(how to speak Acholi and how to give generously)
Daily. We choose. Where we place our mental energy is where we live. Not to sound totally Pollyanna, but we choose to focus on the negative or the positive. From our most discouraging circumstance…we must prayerfully search and ask for a mindset that doesn’t stay discouraged and down. Six months is a long time to live in a place you never intended to stay. Others have had an even longer “waiting place;” where one wonders if life circumstances will ever change? Sometimes we can alter our circumstances…sometimes we cannot. Will we choose to simply survive or thrive in our waiting place? I remember the day that my eyes were opened to the breath-taking beauty, the incredible opportunities, and the life-altering relationships available…in the waiting place. I CHOSE to accept all of the gifts in front of me.
Today if you are in a waiting place, I pray your “purgatory” would become your paradise.
May You Be A Blessing and May You Be Blessed,
2 thoughts on “Playing in Purgatory or Paradise?”
This is a little long, but relates to what you are talking about:
The 92-year-old, petite, well-poised and proud lady, who is fully dressed each morning by eight o’clock, with her hair fashionably coifed and makeup perfectly applied, even though she is legally blind, moved to a nursing home today. Her husband of 70 years recently passed away, making the move necessary.
After many hours of waiting patiently in the lobby of the nursing home, she smiled sweetly when told her room was ready. As she maneuvered her walker to the elevator, I provided a visual description of her tiny room, including the eyelet sheets that had been hung on her window. “I love it,” she stated with the enthusiasm of an eight-year-old having just been presented with a new puppy.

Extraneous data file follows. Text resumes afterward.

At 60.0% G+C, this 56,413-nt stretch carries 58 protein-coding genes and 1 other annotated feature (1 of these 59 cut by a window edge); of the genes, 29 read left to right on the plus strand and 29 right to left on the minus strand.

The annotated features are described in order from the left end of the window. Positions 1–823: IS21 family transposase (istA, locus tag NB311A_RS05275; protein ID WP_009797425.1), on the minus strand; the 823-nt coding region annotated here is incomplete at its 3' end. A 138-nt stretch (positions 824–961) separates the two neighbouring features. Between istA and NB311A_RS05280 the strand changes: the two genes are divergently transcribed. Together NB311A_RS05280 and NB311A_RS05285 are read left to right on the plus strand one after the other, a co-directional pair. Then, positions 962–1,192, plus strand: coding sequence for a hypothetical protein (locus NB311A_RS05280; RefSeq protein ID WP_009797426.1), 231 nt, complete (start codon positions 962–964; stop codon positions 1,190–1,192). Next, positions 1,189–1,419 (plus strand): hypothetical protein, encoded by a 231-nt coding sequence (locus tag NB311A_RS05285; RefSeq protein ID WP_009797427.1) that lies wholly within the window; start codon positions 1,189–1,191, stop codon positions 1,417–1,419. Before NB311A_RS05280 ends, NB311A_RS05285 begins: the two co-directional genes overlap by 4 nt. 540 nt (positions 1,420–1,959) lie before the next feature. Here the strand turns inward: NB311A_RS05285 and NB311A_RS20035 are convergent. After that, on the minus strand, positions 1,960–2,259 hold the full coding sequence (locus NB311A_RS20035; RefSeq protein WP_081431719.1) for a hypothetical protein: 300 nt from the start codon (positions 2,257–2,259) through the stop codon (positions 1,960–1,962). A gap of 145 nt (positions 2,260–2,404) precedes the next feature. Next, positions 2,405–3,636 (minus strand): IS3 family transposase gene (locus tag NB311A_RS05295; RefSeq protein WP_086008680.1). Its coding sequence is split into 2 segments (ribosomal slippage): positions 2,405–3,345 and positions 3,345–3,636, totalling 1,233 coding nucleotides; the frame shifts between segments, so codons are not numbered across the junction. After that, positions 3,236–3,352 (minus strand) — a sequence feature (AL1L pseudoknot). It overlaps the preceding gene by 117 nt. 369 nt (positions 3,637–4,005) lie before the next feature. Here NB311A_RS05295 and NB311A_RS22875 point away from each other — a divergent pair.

“Mrs. Jones, you haven’t seen the room …. just wait.”
“That doesn’t have anything to do with it,” she replied. “Happiness is something you decide on ahead of time. Whether I like my room or not doesn’t depend on how the furniture is arranged, it’s how I arrange my mind. I already decided to love it. It’s a decision I make every morning when I wake up. I have a choice; I can spend the day in bed recounting the difficulty I have with the parts of my body that no longer work, or get out of bed and be thankful for the ones that do. Each day is a gift, and as long as my eyes open I’ll focus on the new day and all the happy memories I’ve stored away, just for this time in my life.”
She went on to explain, “Old age is like a bank account, you withdraw from what you’ve put in. So, my advice to you would be to deposit a lot of happiness in the bank account of memories Thank you for your part in filling my Memory bank. I am still depositing.”
And with a smile, she said: “Remember the five simple rules to be happy:
1. Free your heart from hatred.
2. Free your mind from worries.
3. Live simply.
4. Give more.
5. Expect less
Thank you for sharing your heart here! It takes me back in time to 2005 when I lived through a similar 7 1/2 month sojourn in Kenya while trying to extract our daughter from the Kenyan adoption laws. Oh the treasures that accumulated during that time! Many I could only see in retrospect, but I believe without a doubt that Jesus is laying up precious jewels for you and your family, and I pray that He will continue to give you the strength and courage you need for each day. Many blessings to you!